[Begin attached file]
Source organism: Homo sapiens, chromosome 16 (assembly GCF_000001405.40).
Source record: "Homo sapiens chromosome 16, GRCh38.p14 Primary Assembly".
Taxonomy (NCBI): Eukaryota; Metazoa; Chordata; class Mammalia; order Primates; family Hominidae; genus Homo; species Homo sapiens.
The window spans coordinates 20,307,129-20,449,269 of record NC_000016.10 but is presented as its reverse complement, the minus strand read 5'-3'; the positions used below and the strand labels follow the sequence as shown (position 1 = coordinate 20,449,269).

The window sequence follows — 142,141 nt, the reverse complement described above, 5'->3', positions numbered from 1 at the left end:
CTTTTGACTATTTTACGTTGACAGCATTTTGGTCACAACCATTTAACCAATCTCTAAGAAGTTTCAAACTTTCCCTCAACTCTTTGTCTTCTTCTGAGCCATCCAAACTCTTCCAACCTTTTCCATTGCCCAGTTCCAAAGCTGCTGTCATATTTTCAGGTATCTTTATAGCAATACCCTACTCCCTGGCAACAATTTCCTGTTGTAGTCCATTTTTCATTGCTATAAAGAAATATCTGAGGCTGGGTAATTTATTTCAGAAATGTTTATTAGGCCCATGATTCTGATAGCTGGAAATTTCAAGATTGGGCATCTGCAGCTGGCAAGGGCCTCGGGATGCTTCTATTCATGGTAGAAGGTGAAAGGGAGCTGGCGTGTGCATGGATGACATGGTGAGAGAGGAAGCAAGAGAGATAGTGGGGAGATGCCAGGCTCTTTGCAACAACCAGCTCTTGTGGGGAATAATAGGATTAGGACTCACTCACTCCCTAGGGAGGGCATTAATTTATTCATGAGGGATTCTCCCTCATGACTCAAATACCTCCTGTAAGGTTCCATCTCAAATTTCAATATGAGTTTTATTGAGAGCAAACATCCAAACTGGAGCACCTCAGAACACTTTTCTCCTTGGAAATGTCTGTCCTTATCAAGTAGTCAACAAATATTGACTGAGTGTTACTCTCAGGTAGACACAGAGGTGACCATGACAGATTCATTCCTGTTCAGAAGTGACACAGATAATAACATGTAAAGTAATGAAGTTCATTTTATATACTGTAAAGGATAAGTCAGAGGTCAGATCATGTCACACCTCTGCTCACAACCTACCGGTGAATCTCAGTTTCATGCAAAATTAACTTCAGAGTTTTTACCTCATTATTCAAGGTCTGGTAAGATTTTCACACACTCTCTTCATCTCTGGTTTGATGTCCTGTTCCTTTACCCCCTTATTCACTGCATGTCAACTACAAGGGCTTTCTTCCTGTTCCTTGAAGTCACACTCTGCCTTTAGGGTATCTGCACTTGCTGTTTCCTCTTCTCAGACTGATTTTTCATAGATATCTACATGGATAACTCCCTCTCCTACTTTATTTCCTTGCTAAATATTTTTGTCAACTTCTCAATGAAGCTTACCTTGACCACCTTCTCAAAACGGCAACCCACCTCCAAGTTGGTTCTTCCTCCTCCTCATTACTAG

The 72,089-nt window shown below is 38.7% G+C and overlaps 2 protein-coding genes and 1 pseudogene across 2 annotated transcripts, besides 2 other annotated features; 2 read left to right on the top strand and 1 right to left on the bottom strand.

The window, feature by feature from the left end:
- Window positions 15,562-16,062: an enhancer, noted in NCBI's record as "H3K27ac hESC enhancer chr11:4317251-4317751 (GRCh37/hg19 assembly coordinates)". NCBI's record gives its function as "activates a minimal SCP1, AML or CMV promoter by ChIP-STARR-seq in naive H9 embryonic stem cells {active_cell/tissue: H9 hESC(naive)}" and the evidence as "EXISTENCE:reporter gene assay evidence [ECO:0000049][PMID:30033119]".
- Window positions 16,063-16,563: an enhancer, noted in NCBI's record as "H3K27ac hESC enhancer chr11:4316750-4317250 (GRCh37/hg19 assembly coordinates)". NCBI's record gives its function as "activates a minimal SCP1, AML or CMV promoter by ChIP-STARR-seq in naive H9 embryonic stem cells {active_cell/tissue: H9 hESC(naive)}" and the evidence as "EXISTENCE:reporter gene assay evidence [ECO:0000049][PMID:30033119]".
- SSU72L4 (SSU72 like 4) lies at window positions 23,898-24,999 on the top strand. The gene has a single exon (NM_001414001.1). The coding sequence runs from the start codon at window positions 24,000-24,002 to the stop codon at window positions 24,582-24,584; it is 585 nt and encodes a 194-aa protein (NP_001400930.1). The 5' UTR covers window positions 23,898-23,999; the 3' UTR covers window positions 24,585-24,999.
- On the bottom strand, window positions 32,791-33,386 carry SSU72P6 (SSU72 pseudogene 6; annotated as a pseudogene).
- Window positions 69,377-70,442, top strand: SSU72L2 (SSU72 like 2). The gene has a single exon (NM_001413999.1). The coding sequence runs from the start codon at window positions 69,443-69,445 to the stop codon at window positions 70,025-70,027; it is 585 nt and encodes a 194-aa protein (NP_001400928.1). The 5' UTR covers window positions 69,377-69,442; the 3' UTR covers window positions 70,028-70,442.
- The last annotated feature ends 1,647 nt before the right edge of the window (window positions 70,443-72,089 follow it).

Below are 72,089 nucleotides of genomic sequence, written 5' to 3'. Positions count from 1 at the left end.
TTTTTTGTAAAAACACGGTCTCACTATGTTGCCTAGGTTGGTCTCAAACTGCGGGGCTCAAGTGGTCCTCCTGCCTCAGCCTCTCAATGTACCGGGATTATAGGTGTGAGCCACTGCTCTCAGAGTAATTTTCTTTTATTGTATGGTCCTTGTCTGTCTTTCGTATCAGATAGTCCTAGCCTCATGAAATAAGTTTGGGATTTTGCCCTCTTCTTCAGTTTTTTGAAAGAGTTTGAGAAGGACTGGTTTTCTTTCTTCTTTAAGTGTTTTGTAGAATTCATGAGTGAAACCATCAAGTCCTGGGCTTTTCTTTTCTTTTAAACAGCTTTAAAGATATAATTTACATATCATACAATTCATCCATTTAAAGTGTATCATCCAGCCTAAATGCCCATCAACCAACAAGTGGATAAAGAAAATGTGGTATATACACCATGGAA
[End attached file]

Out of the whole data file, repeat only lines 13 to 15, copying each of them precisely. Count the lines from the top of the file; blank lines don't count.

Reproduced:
- Window positions 69,377-70,442, top strand: SSU72L2 (SSU72 like 2). The gene has a single exon (NM_001413999.1). The coding sequence runs from the start codon at window positions 69,443-69,445 to the stop codon at window positions 70,025-70,027; it is 585 nt and encodes a 194-aa protein (NP_001400928.1). The 5' UTR covers window positions 69,377-69,442; the 3' UTR covers window positions 70,028-70,442.
- The last annotated feature ends 1,647 nt before the right edge of the window (window positions 70,443-72,089 follow it).

Below are 72,089 nucleotides of genomic sequence, written 5' to 3'. Positions count from 1 at the left end.